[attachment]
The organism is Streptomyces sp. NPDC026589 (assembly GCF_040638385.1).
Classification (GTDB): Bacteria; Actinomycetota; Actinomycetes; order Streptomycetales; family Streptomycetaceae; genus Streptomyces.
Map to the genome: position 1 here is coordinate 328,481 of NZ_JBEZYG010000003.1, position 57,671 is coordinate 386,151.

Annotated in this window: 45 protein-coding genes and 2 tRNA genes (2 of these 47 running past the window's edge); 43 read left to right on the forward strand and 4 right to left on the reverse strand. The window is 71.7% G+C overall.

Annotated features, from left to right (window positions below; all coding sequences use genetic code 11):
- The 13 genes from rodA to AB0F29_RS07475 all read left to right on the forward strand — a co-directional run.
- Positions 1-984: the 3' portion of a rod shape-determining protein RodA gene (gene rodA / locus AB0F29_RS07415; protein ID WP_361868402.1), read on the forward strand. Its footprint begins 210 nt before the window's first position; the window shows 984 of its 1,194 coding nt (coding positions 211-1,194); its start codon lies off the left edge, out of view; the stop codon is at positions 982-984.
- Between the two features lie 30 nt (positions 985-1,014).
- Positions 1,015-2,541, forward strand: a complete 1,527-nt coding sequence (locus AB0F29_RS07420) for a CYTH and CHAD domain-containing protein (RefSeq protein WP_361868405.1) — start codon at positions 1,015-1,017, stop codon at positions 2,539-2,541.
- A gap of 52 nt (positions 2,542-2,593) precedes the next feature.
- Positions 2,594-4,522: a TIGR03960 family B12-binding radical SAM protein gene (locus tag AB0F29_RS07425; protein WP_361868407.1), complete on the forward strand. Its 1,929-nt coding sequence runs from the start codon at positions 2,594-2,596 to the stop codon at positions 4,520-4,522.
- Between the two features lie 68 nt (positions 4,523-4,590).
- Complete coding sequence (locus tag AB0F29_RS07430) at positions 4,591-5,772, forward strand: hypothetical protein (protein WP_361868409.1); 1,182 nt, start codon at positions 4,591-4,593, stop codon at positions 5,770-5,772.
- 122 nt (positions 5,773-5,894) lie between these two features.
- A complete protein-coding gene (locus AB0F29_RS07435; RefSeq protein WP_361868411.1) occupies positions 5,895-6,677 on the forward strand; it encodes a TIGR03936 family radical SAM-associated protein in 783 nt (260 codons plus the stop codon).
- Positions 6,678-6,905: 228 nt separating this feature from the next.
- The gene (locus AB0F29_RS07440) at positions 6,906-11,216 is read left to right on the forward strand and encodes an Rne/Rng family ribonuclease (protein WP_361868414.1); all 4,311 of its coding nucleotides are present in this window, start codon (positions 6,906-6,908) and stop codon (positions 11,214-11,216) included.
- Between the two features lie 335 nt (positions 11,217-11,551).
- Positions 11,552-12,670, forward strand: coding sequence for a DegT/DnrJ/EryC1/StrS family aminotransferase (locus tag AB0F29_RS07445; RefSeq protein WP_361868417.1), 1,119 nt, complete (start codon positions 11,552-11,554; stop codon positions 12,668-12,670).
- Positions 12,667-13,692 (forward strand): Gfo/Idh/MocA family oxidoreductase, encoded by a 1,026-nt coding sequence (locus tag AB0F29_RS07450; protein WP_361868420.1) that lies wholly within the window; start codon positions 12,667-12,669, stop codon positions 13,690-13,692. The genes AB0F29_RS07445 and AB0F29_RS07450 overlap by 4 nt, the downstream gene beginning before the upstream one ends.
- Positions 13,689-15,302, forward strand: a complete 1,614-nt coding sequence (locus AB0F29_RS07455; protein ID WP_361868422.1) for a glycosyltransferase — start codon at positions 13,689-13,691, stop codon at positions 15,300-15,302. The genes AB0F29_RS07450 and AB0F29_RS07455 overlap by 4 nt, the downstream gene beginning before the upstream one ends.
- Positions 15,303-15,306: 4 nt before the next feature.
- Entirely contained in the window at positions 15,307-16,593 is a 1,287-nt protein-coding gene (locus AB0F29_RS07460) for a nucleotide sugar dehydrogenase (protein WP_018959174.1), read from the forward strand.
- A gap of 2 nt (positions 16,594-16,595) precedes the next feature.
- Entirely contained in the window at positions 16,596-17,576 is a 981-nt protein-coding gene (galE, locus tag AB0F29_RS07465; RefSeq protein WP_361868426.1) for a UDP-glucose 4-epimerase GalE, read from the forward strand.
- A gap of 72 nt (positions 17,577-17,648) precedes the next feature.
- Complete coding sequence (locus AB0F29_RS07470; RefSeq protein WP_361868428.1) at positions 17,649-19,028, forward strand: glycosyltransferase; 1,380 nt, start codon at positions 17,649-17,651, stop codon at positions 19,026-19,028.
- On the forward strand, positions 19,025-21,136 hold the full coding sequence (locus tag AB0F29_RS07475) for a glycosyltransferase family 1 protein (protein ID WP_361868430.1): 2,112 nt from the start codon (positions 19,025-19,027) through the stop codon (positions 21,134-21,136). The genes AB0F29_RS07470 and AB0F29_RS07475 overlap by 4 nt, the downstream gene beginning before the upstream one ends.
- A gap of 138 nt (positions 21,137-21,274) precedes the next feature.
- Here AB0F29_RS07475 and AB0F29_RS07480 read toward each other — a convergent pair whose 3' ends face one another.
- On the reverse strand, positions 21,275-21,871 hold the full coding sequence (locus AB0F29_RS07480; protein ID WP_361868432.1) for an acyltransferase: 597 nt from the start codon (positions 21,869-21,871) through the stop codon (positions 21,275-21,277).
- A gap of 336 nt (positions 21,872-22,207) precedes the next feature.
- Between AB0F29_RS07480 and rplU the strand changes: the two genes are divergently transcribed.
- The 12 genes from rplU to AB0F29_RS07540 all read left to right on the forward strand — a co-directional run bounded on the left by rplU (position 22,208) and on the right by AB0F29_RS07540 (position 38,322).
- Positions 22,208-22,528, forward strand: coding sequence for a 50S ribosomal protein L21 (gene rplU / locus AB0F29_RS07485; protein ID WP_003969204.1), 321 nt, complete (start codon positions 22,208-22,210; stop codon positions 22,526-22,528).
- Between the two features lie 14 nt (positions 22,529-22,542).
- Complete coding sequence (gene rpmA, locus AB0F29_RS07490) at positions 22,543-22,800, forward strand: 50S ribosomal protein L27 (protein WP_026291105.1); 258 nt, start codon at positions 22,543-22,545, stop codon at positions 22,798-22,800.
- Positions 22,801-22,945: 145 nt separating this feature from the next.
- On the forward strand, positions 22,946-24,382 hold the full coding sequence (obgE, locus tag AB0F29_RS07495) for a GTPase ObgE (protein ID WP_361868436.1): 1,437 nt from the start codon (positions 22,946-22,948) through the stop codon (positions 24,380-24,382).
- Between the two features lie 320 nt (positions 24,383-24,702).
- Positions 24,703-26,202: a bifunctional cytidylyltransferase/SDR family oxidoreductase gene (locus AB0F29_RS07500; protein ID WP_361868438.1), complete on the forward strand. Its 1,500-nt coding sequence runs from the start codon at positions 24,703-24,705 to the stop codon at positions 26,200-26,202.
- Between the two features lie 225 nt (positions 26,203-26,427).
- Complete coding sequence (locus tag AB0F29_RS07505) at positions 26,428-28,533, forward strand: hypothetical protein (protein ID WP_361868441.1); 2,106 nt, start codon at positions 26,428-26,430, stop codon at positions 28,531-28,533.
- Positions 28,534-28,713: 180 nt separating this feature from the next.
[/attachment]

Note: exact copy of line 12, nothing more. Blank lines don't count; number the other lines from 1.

- Between the two features lie 68 nt (positions 4,523-4,590).